They are also quite a pain to debug, especially when implemented directly in your language of choice, and not in some high-level programming language for dynamic programming algorithms, such as Dyna.

In this post, I suggest a way, or more of a “debugging trick” to make sure that your dynamic programming algorithm is implemented correctly. This trick is a by-product of working with spectral algorithms, where parameters are masked by an unknown linear transformation. Recently, Avneesh, Chris and I have successfully debugged a hypergraph search algorithm for MT with it.

The idea is simple. Take your parameters for the model, and transform them by a random linear transformation, such that the linear transformation will cancel out if you compute marginals or any other quantity using the dynamic programming algorithm. Marginals have to be positive. If following the linear transformation, you are getting any negative marginals, that’s a (one-way) clear indication that somewhere you have a bug. You are actually supposed to get the same inside/outside probabilities and marginals as you get without the linear transformation.

Here are more exact details. Consider the CKY algorithm for parsing with context-free grammars — in its real semiring version, i.e. when it is computing the inside probabilities.The deduction rules (Dyna style or otherwise) are simple to understand, and they look something like:

\(\mathrm{goal \vdash root\_weight(a) + span(a,0,N)}\)

\(\mathrm{span(a,i,j) \vdash rule\_weight(a \rightarrow b c) + span(b,i,k) + span(c,k,j)} \)

\(\mathrm{span(a,i,i+1) \vdash rule\_weight(a \rightarrow x) + word(x, i, i+1)} \)

Here, the indices in \( \mathrm{span} \) denote spaces between words. So for example, in the sentence “The blog had a new post”, if we wanted to denote an NP over “The blog”, that would be computed in \( \mathrm{span(“NP”, 0, 2)}\). N is the length of the sentence.

\( \mathrm{word(x,i,i+1)} \) are axioms that denote the words in the sentence. For each word in the sentence, such as a “blog”, you would seed the chart with the word elements in the chart (such as \(\mathrm{word(“blog”, 1, 2)}\)).

\( \mathrm{rule\_weight(a \rightarrow b c)}\) are the probabilities \(p(a \rightarrow b c | a) \) for the underlying context-free grammar.

Let \(n\) be the number of nonterminals in the grammar. In addition, denote by \(R\) an \(n \times n \times n\) array such that \(R_{abc} = p(a \rightarrow b c | a)\) (and \(0\) if the rule is not in the grammar). In addition, denote by \(\alpha(i,j)\) a vector of size \(1 \times n\) such that \(\alpha_a(i,j) = \mathrm{span(a,i,j)}\).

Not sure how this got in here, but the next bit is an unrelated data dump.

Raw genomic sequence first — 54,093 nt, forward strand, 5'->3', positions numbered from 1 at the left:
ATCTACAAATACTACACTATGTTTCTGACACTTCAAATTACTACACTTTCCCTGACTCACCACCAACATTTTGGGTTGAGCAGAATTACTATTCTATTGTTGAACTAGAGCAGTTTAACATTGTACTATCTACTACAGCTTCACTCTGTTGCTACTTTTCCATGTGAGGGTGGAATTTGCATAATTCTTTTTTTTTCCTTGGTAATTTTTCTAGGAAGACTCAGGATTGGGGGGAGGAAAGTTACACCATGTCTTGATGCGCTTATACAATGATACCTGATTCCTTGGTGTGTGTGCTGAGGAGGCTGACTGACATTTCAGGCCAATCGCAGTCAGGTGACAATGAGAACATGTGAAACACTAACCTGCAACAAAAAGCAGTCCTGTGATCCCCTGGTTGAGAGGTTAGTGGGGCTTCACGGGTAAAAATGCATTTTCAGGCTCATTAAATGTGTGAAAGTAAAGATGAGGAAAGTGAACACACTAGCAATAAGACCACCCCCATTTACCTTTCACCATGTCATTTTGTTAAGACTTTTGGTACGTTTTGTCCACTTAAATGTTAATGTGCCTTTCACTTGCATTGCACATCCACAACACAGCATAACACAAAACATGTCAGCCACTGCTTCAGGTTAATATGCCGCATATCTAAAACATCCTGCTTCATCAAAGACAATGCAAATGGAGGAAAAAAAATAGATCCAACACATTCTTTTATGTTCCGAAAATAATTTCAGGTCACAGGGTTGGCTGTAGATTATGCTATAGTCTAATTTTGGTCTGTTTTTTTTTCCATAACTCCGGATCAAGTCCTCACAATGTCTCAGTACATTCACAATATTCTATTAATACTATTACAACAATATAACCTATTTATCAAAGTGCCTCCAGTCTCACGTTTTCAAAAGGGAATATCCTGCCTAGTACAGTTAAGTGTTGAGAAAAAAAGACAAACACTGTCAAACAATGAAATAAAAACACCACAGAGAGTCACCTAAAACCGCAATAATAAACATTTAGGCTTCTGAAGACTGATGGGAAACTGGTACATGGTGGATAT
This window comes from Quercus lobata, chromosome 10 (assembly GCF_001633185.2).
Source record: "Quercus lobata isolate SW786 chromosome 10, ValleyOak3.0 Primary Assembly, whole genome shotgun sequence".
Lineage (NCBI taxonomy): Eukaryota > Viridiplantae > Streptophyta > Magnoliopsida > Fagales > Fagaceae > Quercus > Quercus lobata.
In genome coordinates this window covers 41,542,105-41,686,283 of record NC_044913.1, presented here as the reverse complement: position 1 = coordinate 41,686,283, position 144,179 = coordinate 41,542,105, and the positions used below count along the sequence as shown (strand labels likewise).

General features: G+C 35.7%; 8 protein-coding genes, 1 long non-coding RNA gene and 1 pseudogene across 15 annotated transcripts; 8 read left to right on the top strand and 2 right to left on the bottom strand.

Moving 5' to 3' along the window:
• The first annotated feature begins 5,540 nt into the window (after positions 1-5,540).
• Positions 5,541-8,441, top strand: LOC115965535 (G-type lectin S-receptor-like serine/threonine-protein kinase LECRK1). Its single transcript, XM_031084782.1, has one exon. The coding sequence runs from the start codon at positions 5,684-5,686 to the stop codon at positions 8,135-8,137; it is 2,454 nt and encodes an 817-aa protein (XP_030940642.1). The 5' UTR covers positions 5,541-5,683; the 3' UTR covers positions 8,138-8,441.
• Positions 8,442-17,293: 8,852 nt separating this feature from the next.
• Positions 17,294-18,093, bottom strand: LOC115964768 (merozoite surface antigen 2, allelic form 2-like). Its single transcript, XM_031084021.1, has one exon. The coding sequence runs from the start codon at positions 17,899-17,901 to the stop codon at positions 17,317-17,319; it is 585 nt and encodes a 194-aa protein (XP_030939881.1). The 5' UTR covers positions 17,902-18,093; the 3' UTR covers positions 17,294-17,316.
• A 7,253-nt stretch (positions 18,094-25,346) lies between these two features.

Then, now, note that for any \(a\), the above CKY algorithm (in declarative form) dictates that:

\(\alpha_a(i,j) = \sum_{k=i+1}^{j-1} \sum_{b,c} \alpha_b(i,k) \alpha_c(k,j) R_{abc}\)

for non-leaf spans \(i,j\).

One way to view this is as a generalization of matrix product — tensor product. \(R\) is actually a three dimensional tensor (\(n \times n \times n\)) and it can be viewed as a mapping that maps a pair of vectors, and through *contraction* returns another vector:

\(\alpha_a(i,j) = \sum_{k=i+1}^{j-1} R(2,3; \alpha(i,k), \alpha(k,j))\)

Here, \(R(x,y ; w,v)\) denotes a contraction operation on the \( x \) and \( y \) dimensions. Contraction here means that we sum out the two dimensions (\(2\) and \(3\)) while multiplying in the two vectors \(w \in \mathbb{R}^n \) and \(v \in \mathbb{R}^n \).

Now that we have this in a matrix form, we can note something interesting. Let’s say that we have some matrix \(G \in \mathbb{R}^{n \times n}\), which is invertible. Now, we define linearly transformed \(\alpha\) with overline, as (call the following “Formula 1”):

\(\overline{\alpha}_a(i,j) = \left( \sum_{k=i+1}^{j-1} R(2,3; \overline{\alpha}(i,k)\times G^{-1} , \overline{\alpha}(k,j)\times G^{-1} ) \right) \times G \).

It is easy to verify that \(\overline{\alpha}(i,j) \times G^{-1} = \alpha(i,j)\). The \(G\) acts as a “plug”: it linearly transforms each \(\alpha\) term. We transform it back with \(G^{-1}\) before feeding it to \(R\), and then transform the result of \(R\) with \(G\) again, to keep everything linearly transformed.

Now, let \(\beta\) be a vector of size \(1 \times n\) such that \(\beta_a = \mathrm{root\_weight(a)}\). If we define \(\overline{\beta} = \beta (G^{-1})^{\top}\), then, the total probability of a string using the CKY algorithm can be computed as:

\(\langle \alpha(0,N), \beta \rangle = \alpha(0,N) \beta^{\top} = \alpha(0,N) G G^{-1} \beta^{\top} = \langle \overline{\alpha}(0,N), \overline{\beta} \rangle\).

This means that if we add the multiplication by \(G\) (and its inverse) to all of our \(\alpha\) and \(\beta\) terms as above, the calculation of our total probability of string would not change, and therefore, since \(p(a \rightarrow b c | a)\) are all positive, computing the total probability with the linear transformations should also be positive, and not only that — it should be identical to the result as if we are not using \(G\)!

The next step is noting that the multiplication by \(G\) can be folded into our \(R\) tensor. If we define

\([\overline{R}]_{abc} = \sum_{a’,b’,c’} R_{abc} [G^{-1}]_{bb’} [G^{-1}]_{cc’} G_{a’a}\)

then Formula 1 can be replaced with:

\( \overline{\alpha}_a(i,j) = \left( \sum_{k=i+1}^{j-1} \overline{R}(2,3; \overline{\alpha}(i,k), \overline{\alpha}(k,j)) \right) \).

The last set of parameters we need to linearly transform by \(G\) is that of \( \mathrm{rule\_weight(a \rightarrow x)}\). It is not hard to guess how. First, denote by \( \gamma_x \in \mathbb{R}^n \) a vector such that \( [\gamma_x]_a = \mathrm{rule\_weight(a \rightarrow x_i)}\).